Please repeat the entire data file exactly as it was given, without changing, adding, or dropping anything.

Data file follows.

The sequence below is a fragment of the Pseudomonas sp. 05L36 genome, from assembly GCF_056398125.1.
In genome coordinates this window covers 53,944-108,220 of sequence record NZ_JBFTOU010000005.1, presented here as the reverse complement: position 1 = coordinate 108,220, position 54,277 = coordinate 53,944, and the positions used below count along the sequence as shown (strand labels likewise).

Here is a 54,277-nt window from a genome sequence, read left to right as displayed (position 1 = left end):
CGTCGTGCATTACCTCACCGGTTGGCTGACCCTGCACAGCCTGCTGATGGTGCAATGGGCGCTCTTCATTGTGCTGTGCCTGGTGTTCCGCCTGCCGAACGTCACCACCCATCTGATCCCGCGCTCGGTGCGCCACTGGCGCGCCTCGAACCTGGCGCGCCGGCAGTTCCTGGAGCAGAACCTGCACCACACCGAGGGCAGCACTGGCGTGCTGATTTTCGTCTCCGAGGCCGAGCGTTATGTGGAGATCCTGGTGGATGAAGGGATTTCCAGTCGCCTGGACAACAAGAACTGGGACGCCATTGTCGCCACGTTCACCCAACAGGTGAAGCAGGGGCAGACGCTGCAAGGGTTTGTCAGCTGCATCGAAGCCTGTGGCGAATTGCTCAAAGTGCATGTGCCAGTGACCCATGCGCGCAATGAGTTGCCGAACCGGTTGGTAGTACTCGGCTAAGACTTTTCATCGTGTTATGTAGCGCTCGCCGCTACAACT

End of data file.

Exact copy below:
The sequence below is a fragment of the Pseudomonas sp. 05L36 genome, from assembly GCF_056398125.1.
In genome coordinates this window covers 53,944-108,220 of sequence record NZ_JBFTOU010000005.1, presented here as the reverse complement: position 1 = coordinate 108,220, position 54,277 = coordinate 53,944, and the positions used below count along the sequence as shown (strand labels likewise).

Here is a 54,277-nt window from a genome sequence, read left to right as displayed (position 1 = left end):
CGTCGTGCATTACCTCACCGGTTGGCTGACCCTGCACAGCCTGCTGATGGTGCAATGGGCGCTCTTCATTGTGCTGTGCCTGGTGTTCCGCCTGCCGAACGTCACCACCCATCTGATCCCGCGCTCGGTGCGCCACTGGCGCGCCTCGAACCTGGCGCGCCGGCAGTTCCTGGAGCAGAACCTGCACCACACCGAGGGCAGCACTGGCGTGCTGATTTTCGTCTCCGAGGCCGAGCGTTATGTGGAGATCCTGGTGGATGAAGGGATTTCCAGTCGCCTGGACAACAAGAACTGGGACGCCATTGTCGCCACGTTCACCCAACAGGTGAAGCAGGGGCAGACGCTGCAAGGGTTTGTCAGCTGCATCGAAGCCTGTGGCGAATTGCTCAAAGTGCATGTGCCAGTGACCCATGCGCGCAATGAGTTGCCGAACCGGTTGGTAGTACTCGGCTAAGACTTTTCATCGTGTTATGTAGCGCTCGCCGCTACAACT